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NBMA Receives Application To Introduce GM Maize That Resists Armyworm

The National Biosafety Management Agency (NBMA) said it has received an application from the Institute of Agricultural Research (IAR), Zaria, to commence the Confined Field Trial (CFT) of Water Efficient Maize for Africa (WEMA).

WEMA is a public-private partnership that started since 2008, to develop and deploy royalty-free, African drought-tolerant and insect-pest protected (climate-smart) white maize varieties for small scale farmers.

The project is currently being implemented in six countries in East and Southern Africa including Ethiopia, Kenya, Uganda, Tanzania, Mozambique and South Africa.

Director-General of National Biosafety Development Agency (NBMA), Dr Rufus Ebegba

Announcing this to journalists, the director-general of NBMA, Dr Rufus Ebegba said the Agency was reviewing the application, upon completion, the Agency would publish it on its website.

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“We received an application from Institute of Agricultural Research (IAR), Zaria, for Water Efficient Maize for Africa (WEMA), and we are reviewing the application, once we are done with it, we put the result in the website for people to see, there is going to be a public notice before we complete the process,” Dr Ebegba said.

According to the scientist that developed the maize variety, Dr Sylvester Oikeh, “under moderate drought, the WEMA product (varieties) should be able to give us a yield advantage of between 20-35 per cent over the yield of the commercialized varieties that were in the market in 2008 when the project started.”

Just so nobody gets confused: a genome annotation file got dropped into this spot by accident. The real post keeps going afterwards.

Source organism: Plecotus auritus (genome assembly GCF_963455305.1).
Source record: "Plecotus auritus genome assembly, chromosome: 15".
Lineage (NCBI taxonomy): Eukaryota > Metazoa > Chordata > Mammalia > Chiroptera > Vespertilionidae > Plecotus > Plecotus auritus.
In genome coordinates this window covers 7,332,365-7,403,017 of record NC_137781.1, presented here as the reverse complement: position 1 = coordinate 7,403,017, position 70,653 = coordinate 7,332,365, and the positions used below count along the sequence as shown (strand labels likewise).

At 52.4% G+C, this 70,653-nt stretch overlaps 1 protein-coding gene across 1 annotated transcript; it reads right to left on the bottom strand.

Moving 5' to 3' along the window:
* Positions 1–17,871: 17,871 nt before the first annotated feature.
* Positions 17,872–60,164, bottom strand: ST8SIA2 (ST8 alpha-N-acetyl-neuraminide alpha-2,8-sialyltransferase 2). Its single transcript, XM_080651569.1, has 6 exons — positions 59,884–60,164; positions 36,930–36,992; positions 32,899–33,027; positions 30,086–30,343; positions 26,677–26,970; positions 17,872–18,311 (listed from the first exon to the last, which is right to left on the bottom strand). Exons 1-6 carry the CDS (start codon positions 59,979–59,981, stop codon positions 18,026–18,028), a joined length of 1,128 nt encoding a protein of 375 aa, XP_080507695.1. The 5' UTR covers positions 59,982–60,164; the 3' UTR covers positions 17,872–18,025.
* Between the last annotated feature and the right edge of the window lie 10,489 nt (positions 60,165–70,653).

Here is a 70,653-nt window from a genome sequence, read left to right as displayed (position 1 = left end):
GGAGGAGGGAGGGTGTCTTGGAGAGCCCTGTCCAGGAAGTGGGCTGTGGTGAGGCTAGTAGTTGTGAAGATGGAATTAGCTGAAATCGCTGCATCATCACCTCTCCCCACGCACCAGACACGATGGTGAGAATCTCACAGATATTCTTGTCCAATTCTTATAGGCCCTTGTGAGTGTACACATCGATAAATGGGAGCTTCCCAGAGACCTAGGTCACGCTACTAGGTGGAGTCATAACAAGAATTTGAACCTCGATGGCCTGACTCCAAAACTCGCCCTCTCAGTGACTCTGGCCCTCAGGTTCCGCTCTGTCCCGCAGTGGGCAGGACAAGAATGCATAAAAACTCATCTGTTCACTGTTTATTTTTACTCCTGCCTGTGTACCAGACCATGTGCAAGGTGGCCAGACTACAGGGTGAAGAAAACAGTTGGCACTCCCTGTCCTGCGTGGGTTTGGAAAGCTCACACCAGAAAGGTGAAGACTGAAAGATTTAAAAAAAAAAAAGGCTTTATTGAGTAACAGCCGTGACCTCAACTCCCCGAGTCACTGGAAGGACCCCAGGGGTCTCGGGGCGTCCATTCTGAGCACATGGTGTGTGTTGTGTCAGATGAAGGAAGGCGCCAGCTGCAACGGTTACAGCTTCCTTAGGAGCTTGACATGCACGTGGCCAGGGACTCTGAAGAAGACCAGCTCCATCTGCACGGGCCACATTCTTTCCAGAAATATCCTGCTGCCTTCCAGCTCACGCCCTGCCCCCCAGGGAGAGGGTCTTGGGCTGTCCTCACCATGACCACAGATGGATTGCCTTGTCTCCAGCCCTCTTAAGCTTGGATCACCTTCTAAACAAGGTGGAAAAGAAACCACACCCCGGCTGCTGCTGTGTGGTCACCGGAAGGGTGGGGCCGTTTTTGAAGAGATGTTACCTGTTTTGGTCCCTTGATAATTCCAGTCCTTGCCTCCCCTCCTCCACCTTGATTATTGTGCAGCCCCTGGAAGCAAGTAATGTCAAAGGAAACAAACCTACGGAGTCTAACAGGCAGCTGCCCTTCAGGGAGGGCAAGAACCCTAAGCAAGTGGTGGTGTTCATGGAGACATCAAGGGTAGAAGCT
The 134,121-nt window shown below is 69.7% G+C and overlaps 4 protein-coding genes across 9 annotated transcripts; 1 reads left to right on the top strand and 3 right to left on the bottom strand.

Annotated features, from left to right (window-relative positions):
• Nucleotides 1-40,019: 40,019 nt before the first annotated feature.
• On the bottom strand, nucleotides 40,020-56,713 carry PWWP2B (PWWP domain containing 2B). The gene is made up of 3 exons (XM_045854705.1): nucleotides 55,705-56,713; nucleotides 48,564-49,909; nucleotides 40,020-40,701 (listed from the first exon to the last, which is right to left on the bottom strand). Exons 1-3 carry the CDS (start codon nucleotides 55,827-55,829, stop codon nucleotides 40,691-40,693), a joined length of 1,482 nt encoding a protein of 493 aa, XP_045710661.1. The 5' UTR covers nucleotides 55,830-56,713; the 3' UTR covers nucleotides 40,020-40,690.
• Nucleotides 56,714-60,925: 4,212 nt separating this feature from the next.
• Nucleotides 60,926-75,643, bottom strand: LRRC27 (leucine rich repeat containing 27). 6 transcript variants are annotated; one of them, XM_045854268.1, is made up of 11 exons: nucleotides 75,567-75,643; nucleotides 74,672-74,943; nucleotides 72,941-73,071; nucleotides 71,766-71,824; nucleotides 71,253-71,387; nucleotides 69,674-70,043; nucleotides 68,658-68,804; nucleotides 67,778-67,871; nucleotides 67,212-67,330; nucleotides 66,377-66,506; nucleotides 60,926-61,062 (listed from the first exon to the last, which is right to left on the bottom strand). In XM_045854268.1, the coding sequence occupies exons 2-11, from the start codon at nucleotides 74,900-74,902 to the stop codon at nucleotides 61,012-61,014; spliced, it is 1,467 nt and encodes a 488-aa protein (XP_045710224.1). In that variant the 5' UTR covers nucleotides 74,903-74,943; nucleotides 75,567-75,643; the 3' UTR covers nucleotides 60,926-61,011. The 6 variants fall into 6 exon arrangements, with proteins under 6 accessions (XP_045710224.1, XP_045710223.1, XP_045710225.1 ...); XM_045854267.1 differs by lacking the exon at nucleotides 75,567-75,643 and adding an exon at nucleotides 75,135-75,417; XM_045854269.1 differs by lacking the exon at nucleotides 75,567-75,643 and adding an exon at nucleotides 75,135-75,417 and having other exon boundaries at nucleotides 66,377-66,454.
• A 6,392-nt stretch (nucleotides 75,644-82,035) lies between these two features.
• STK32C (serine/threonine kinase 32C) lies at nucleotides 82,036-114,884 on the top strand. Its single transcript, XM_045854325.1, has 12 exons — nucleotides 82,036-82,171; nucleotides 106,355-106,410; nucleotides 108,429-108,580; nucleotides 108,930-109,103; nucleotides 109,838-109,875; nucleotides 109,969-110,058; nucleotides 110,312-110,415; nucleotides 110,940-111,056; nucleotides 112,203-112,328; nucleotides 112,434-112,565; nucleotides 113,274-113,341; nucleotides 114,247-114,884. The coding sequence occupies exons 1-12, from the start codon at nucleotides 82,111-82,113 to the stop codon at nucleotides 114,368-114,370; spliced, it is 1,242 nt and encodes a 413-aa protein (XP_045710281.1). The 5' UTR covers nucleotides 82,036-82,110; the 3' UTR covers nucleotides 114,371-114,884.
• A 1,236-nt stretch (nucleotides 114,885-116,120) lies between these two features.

Dr Oikeh explained that, “when we were carrying out this trial, we now have maize variety that combines drought-tolerant trait and the stem borer trait, the stem borer trait is insect protection, while the drought-tolerant (BT) trait also confers additional benefits of drought-tolerant, this was brought together into maize variety that when it grows you will see the advantage, we are testing the maize in Uganda, we did not infest with insect, we withdrew water to look at the effect of drought, when armyworm attacked the farm, we tried to analyze the insect because it is not the usual stem borer, we took sample of the insect, analyzed it and found out is called armyworm.

“After the analysis it was discovered that the maize that has the BT gene did not suffer much damage from the armyworm attack but the one that does not have the BT gene was completely damaged by the pest, so we discovered that the BT maize which was originally developed to protect against stem borer attack could also protect the crops from armyworm.”

Armyworm over the years has threatened maize production in Nigeria. It destroys almost all the grains on the farm. The Nigerian government said it would spend N2.98 billion to control the worm.

With the introduction of this new maize variety, it is a wake-up call for the Nigerian government to adopt the maize, distribute to farmers for maximum yield and controlling get of the deadly armyworm.

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Written by PH

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